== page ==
At the very beginning of 2014, I did a podcast episode titled, It All Starts With Writing. I talked about how I realized that everything I did, whether it was a blog post, or a newsletter, or a course, or speech, or even a video like this starts with writing.
I thought, if everything starts with writing, why not start my day with writing? So I did! For the better part of last year, I did what I call Early Wake Daily Write where I’d wake up at 5:30am and write as the very first thing that I did.
Sometimes I had an intended use for this writing like a podcast, or writing for my book, and other times I just wrote. I wanted to build the muscle and the habit of writing.
Well Over 500,000 Words In a Year
Here’s what I found: Between writing for my book, my blog, my newsletter, writing between 1,000 and 2,000 words for each of the seanwes tv daily videos, and writing an average of 4,000 to 6,000 words of shownotes per podcast episode twice a week, a year later I’ve written between half a million and a million words since January 1st, 2014.
Not all of it saw the light of day, of course, but the vast majority did. You can see a lot of this content on the podcast episode pages, seanwes tv shownotes, and my newsletter.
This habit of daily writing a couple thousand words a day has drastically changed my life.
Everything I’ve accomplished in the past year I owe to writing.
Why You Need to Write
Writing is how you make a name for yourself.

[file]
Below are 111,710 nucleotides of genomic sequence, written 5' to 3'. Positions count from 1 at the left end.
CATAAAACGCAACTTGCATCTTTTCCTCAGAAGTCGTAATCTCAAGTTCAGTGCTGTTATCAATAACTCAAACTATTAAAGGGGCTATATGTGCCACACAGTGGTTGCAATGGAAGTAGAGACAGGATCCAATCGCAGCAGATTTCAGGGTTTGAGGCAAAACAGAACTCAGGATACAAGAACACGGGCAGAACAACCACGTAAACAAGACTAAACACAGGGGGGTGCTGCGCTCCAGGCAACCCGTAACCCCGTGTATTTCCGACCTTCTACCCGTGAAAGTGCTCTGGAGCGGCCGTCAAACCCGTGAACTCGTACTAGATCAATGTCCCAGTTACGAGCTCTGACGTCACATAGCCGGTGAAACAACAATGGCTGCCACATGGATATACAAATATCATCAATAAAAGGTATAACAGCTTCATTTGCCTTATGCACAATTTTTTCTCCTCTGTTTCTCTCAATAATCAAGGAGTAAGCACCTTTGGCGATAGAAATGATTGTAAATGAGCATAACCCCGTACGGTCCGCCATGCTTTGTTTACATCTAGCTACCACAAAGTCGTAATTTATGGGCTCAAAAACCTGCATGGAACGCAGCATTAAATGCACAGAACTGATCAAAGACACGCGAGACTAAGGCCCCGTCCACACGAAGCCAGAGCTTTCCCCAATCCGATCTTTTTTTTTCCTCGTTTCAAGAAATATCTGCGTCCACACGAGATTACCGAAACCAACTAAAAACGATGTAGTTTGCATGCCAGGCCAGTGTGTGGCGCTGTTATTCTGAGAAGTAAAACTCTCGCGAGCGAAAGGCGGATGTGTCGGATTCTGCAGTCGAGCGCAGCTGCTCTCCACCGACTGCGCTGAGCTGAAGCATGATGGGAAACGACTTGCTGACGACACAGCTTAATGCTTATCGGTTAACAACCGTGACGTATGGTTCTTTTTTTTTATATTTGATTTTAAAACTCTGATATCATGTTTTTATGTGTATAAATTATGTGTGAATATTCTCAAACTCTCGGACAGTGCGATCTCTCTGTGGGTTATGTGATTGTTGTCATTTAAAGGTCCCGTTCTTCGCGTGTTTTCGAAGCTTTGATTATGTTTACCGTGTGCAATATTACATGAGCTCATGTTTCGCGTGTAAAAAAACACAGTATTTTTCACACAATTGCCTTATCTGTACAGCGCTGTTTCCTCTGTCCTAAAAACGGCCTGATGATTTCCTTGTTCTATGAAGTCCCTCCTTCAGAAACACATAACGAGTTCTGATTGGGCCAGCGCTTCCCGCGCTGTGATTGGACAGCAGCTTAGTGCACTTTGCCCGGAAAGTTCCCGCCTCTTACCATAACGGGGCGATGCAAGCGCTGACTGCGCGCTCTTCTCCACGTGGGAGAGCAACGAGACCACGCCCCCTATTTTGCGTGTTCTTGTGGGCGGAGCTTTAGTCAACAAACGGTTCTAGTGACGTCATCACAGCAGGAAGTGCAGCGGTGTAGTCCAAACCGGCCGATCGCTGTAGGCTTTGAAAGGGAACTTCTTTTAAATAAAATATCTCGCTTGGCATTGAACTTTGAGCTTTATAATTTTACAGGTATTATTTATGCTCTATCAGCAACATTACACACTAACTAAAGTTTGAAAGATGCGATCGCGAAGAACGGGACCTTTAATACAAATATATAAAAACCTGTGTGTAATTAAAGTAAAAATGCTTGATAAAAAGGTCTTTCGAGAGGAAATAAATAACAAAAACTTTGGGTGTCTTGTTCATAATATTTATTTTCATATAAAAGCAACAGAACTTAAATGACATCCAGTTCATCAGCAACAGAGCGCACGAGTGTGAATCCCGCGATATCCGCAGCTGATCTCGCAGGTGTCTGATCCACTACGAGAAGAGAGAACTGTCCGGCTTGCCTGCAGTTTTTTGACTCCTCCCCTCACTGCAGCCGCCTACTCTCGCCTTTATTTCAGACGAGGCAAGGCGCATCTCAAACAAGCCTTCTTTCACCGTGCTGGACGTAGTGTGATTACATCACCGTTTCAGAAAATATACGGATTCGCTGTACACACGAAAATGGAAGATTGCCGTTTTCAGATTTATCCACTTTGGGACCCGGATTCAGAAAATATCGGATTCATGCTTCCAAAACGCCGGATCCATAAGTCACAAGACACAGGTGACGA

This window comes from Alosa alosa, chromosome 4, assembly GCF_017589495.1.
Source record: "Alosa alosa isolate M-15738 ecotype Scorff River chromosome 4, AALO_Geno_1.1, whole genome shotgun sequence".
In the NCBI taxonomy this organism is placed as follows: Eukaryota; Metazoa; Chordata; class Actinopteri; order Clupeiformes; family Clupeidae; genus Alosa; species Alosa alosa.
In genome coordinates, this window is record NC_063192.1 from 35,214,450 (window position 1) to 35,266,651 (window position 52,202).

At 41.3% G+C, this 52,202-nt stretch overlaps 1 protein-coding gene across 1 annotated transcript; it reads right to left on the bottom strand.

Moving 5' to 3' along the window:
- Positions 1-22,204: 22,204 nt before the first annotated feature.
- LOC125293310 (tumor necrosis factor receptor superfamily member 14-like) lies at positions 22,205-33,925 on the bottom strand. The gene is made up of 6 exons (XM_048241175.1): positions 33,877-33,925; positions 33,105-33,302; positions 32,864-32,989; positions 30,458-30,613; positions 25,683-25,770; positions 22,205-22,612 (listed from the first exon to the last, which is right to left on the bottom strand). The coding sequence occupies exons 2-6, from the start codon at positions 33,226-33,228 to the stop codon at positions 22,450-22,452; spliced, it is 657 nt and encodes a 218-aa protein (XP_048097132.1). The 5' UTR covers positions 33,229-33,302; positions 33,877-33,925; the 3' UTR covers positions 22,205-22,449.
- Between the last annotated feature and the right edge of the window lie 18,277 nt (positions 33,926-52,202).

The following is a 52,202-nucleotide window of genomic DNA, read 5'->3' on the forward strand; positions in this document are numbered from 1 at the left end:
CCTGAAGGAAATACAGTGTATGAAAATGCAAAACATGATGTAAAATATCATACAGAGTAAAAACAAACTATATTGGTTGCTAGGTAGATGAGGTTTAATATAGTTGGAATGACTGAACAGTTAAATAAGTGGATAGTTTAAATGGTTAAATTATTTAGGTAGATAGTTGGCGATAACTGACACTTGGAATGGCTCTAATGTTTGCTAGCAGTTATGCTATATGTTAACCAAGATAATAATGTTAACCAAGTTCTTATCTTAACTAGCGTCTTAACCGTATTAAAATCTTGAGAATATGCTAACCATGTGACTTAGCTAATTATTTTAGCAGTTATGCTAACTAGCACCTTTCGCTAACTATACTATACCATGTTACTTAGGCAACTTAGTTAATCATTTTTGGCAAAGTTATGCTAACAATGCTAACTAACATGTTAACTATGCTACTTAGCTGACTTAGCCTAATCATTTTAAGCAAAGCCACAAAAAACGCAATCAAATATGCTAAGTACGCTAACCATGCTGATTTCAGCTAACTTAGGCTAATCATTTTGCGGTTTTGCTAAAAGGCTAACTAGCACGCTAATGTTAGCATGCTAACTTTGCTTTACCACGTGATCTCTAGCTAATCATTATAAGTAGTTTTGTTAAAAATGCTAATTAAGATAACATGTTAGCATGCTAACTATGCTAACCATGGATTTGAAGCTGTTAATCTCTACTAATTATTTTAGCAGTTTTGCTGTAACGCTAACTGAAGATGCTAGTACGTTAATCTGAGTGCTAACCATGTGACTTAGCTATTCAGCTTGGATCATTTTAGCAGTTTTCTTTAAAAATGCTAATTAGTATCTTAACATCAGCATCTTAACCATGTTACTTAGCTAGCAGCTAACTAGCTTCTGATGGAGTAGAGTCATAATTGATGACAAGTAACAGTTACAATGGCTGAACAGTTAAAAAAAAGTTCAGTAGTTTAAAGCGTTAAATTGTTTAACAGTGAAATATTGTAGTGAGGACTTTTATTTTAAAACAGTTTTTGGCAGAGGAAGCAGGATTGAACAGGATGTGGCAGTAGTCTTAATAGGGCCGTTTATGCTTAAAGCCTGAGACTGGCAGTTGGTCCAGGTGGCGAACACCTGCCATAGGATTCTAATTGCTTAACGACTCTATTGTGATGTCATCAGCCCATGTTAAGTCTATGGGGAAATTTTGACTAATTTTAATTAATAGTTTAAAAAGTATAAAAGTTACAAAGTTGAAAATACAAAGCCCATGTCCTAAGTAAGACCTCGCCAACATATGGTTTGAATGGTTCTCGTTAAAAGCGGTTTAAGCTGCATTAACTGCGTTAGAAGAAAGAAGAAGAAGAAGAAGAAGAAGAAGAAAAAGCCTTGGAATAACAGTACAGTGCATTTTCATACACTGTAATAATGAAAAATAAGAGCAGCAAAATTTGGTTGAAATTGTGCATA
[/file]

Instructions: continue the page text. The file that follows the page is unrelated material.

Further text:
Yes, in rare instances, you can be known without writing but you will always do better if you write. Your work can be great, but writing gives your work legs. It gives it mobility.
We’re bombarded with imagery. Every social platform is highlighting images because people love the visual—Facebook, Twitter, Reddit, and especially Pinterest and Instagram. The world is obsessed with imagery. We consume it voraciously and we swipe and scroll with haste to see more and more. As a result, we’re exposed to thousands of images every day.
“Sean, I thought you were talking about writing. Now you’re just telling me how obsessed people are with images. Shouldn’t you be telling me to create images?”
No! That’s just it! I’m telling you that the world of images is oversaturated! Your work—your art, your logo, whatever it is—is a drop in the bucket. It’s a drop in the sea of this visual noise. It’s a single frame flashed in front of someone’s face for just an instant and then they’re already looking at the next visual distraction.
Stories Stick With People
You need to tell stories. Stories are where it’s at. Stories are what keep people’s attention. Let’s say you’re looking at logo portfolios. You’re browsing galleries and scrolling past hundreds of logos. Then you get to one designer’s website and not only does he have images of his designs, but he has case studies showing the thought process and steps behind the scenes that he took to arrive at this solution.
Maybe he also has an article called The One Concept Approach where he explains a professional process and only provides his clients with one concept. One objective solution. Who’s ever heard of that before?
That’s the point: stories stick with people. Stories come from writing. They can take form in any number of mediums—everything from written word to audio of spoken word or even video. These are the kinds of things people want to share, and that’s how you make a name for yourself.
Why You Don’t Write
The reason most people don’t write is because they say, “I don’t have anything to say.”
You don’t write when you have something to say, you write to find out what you have to say.
The beauty of it is: the more you write, the more you find you have to say. When I started my podcast, I didn’t have 139 episodes of content. When I started this video show, I didn’t have 39 episodes of content.